Bird Flu Alarm

2006-05-25-WHO to Study Bird Flu Deaths in Family

Understanding Avian Influenza

2006-05-25-WHO to Study Bird Flu Deaths in Family

A team of World Health Organization experts has been deployed to help investigate what is being termed a worrisome family cluster of human cases of avian influenza in northern Indonesia, organization officials said yesterday.

"The leading hypothesis" right now is that the disease spread among family members after extremely close contact with ill relatives, said Dr. Julie L. Gerberding, of the United States Centers for Disease Control and Prevention in Atlanta.

But International health officials emphasized that laboratory tests from the family did not suggest that the A(H5N1) bird flu virus had mutated in any way that would allow it to spread among humans more readily, which scientists have said could set off a devastating worldwide pandemic.

While the virus has killed hundreds of millions of birds in the past several years, it is poorly adapted to humans and has only infected 214 people, almost always those who had had close contact with sick birds.

"Certainly this is the largest cluster we have in humans, and that by itself it worrying," said Dick Thompson, a W.H.O. official who arrived in Indonesia yesterday to join the seven-member team. "There's a suggestion of human-to-human transmission, and that is worrying."

He said United Nations investigators would study the travels of the Indonesian family over the last month to see whether they had visited places like markets that had put them at risk, or whether they might have passed the disease on to others.

People deemed to have serious exposure would be given anti-flu medicines and perhaps placed in quarantine if ill, he said.

He said that it would probably take a while to decide whether human-to-human transmission had occurred, because that determination was largely made by process of elimination, and that the W.H.O. team would have to investigate "all the other alternatives."

Scientists have long acknowledged that human-to-human transmission through extremely close contact might be possible. In a very few cases health officials suspect that a person extremely ill with the disease may have passed it to a family member, like a mother and child who shared a bed. But that is different from the kind of spread through casual contact that would occur in an pandemic.

Recent research has demonstrated that one of the reasons avian influenza does not spread easily among humans is that it infects cells deep in the human lungs.

So for transmission to occur, there must be intense and prolonged exposure to someone with a deep cough, doctors suggest. Normal human influenza virus lives in the throat and nose, and so spreads readily from sneezes. No evidence suggests that the A(H5N1) avian influenza virus was poised to acquire that ability.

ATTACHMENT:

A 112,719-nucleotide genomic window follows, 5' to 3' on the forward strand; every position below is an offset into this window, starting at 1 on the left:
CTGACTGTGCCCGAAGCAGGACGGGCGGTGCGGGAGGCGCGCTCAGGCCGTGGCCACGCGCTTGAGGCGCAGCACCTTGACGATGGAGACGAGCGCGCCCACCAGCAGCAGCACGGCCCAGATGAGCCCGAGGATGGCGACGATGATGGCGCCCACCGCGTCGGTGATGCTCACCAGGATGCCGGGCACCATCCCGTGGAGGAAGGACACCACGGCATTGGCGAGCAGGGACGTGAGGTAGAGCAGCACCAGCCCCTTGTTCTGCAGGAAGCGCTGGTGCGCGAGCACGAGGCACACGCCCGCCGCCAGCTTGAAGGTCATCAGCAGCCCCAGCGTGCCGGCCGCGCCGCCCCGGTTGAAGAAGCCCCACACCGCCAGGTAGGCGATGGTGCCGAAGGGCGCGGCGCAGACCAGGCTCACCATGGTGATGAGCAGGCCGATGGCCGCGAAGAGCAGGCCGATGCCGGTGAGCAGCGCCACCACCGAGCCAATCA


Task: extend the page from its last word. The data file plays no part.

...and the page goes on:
Some human transmission is suspected in the Indonesian cluster because the family members did not keep birds and were not from a village with a known avian influenza outbreak. But potential routes of exposure are numerous in rural areas of Southeast Asia, particularly in Indonesia, which has been struggling to control the disease.

At least some members of the stricken family sold produce at a market where birds are slaughtered, a health official said, and could have contracted the disease there.

One family member got sick, died and was buried without being tested. She is believed to have infected six relatives, all confirmed to have had bird flu. Five of them died. Before dying, one of the children infected his father, who died Monday.

No cases have been reported in the village outside of the family. Such cases would suggest that the disease had become more easily transmissible.

"There are no cases in health care workers or members of the community ? that is the good news," Dr. Gerberding said. She emphasized that even if human-to-human transmission had occurred in the family, it was most likely caused by "the kind of close contact family members have with loved ones" who are ill.

Juan Lubroth, a senior veterinarian at the United Nations Food and Agriculture Organization in Rome, said his group's investigation had found no "indication at all that animals are involved in this transmission." But he, too, cautioned that poorly regulated markets for live birds still functioned in Indonesia, and the investigation is continuing.

"It has been a difficult situation because of Indonesia's decentralized government system," Dr. Lubroth said. "There is a national strategy but it's too early to say how it's panning out."

Understanding Avian Influenza